See the material in the bibliography and list of postings. Whatever the historical origins of the usage — and they are clearly complex, involving all the factors you list and several others (including emphasis) — the NomConjObj pattern is long established, now just one of the options available to speakers, with various sociolinguistic values.

  2. Haefeli on NomConjObjs « Arnold Zwicky's Blog Says:

    […] recent NomConjObj posting here; most informative one here.) As I’ve noted before, (just) between you and I has become a […]

  3. Idiolect or style level? « Arnold Zwicky's Blog Says:

    […] several of my postings, some occurrences of NomConjObjs have some syntactic motivation, namely in what I’ve called “notional-subject NomConjObjs”, as in You’re getting everything that you’ve heard […]

  4. On the NomConjObj watch « Arnold Zwicky's Blog Says:

    […] see this posting, which has links to other postings. Then on notional-subject NomConjObjs, look here, where I gave examples involving (coordinate) objects functioning as the notional subject of a […]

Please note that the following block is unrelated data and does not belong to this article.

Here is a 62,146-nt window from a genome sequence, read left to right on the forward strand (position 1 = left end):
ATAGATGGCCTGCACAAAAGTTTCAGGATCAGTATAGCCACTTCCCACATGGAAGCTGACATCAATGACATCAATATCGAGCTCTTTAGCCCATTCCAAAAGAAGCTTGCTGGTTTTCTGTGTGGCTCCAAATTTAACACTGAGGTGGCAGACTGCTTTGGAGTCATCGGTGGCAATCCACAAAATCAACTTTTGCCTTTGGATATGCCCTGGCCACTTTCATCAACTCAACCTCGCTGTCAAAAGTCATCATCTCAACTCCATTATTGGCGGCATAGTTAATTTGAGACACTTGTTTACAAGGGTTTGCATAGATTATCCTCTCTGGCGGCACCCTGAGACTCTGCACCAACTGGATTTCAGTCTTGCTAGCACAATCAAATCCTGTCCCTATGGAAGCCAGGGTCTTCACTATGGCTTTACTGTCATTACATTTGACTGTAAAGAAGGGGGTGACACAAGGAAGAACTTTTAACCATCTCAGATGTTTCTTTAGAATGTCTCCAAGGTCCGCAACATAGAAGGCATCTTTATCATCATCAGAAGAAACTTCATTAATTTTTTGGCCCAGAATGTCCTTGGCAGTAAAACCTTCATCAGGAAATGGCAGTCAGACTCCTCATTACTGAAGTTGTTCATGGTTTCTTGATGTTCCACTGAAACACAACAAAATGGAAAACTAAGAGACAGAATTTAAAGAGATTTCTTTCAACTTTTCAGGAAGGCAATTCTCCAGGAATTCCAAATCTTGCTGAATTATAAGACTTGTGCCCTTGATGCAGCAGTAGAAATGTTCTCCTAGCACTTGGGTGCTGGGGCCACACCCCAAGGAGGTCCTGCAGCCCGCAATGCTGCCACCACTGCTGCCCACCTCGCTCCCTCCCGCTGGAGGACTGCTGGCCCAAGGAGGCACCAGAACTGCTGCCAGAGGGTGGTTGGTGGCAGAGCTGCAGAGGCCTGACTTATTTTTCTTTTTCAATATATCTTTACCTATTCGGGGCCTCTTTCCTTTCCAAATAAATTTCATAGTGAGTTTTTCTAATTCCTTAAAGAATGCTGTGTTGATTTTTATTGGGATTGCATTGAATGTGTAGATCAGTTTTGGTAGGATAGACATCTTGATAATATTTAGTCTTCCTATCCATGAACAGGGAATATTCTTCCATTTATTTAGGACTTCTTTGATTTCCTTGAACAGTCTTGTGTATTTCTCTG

5. blue sky Says:

    What surprises me is that you found examples by googling a specific string, rather than a general pattern. Naively, I would have thought that by now some computational linguist must have set up a script to parse English sentences and identify NomConjObjs. You could scoop a hundred out of the Google News feed every day. Is this actually something machines still can’t do, after 60 years of trying?

    • arnold zwicky Says:

      We’re very far away from parsing and identification programs that would pick out NomConjObjs (and only them), but there are tools that allow for searching on pretty complex patterns. (The English corpora at BYU come with these tools.) But for many purposes, much simpler searches will provide what’s needed for some particular purposes, as was the case here.

      I’m not in need of large numbers of examples for most of my work on NomConjObjs; instead, I need examples in very specific syntactic contexts and in very specific kinds of texts.